The Herpetological Journal is the Society's prestigious quarterly scientific journal. Articles are listed in Biological Abstracts, Current Awareness in Biological Sciences,Current Contents, Science Citation Index, and Zoological Record.
2020 Impact Factor for the Herpetological Journal is 0.862
Authors: Alexandre Polettini Neto & Jaime Bertoluci
Abstract: Benefits conferred to animals living in groups may be greater if groups are formed by relatives rather than non-relatives, because cooperating with relatives increases the probability of their own genes being passed on to group offspring (inclusive fitness). Non-social aggregations are formed in response to environmental characteristics, while social aggregations are formed from the attraction among individuals. The attraction or repulsion between individuals is mediated by recognition mechanisms, which mediate important ecological processes and behaviours. Here, we conducted laboratory experiments to test if tadpoles of two sympatric bufonids, Rhinella icterica and R. ornata, are able to recognise siblings. We collected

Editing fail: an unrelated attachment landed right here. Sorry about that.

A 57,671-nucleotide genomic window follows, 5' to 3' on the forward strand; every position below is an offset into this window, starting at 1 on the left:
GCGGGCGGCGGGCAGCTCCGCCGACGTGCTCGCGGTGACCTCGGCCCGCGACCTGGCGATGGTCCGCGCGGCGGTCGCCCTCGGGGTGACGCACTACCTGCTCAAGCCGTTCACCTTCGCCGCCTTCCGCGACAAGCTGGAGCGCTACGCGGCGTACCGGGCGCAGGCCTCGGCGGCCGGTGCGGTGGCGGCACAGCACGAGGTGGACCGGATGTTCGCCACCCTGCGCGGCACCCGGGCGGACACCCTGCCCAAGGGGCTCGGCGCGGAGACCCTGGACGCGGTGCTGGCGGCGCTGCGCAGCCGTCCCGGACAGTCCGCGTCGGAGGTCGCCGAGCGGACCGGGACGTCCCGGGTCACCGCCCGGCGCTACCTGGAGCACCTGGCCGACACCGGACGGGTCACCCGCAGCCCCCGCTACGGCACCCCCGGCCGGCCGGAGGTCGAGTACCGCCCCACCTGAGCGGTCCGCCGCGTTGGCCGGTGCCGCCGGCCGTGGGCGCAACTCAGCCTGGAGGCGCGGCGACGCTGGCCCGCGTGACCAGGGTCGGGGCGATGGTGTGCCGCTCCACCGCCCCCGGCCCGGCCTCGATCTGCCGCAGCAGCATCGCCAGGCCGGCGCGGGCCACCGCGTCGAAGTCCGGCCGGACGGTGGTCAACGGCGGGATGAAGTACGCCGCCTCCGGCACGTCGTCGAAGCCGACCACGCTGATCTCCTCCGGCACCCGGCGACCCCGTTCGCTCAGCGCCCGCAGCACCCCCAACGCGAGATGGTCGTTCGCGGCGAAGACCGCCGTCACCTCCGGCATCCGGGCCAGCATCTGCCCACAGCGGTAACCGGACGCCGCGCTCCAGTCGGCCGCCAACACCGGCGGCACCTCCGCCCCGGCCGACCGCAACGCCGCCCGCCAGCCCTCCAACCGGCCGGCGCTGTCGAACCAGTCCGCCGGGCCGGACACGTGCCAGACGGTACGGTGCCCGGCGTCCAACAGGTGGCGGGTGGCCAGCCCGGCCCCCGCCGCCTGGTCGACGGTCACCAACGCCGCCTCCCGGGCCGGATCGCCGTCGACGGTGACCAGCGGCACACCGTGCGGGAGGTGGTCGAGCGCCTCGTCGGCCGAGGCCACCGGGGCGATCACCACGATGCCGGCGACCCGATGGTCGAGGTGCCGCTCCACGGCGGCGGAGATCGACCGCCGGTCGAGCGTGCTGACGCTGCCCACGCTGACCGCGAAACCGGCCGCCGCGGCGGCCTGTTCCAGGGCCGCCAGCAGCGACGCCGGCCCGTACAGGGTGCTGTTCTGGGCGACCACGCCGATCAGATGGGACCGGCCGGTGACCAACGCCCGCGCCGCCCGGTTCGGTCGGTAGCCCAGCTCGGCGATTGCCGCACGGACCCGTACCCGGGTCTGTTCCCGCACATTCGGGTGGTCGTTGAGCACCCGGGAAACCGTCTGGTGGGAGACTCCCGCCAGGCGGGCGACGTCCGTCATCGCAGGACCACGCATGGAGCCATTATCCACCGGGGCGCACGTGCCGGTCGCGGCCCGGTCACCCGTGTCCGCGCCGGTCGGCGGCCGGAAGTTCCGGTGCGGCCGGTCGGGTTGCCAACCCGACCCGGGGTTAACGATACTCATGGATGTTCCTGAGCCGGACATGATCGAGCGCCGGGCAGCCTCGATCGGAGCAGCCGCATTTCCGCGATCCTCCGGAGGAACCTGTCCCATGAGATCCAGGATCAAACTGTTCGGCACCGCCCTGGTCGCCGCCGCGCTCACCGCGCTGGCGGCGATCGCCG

eggs of the two species in the field and raised them in laboratory settings, according to three different methods: siblings and non-siblings reared in separated containers; siblings and non-siblings reared in the same container separated by a plastic net; and eggs from the same spawn reared separately, each one in an individual container. Later, we tested if tadpoles could choose between groups of siblings and non-siblings. The results indicate that tadpoles of neither species were able to discriminate between siblings and non-siblings, regardless of the rearing methods. Therefore, kinship is less important than environmental factors in tadpole aggregation behaviour of these species, and it may be dependent on the balance
between costs and benefits. Our results can be used as a start point to better understand tadpole aggregation behaviour and recognition mechanisms in these species.
Keywords: kin recognition, aggregation behaviour, chemical communication, Atlantic Forest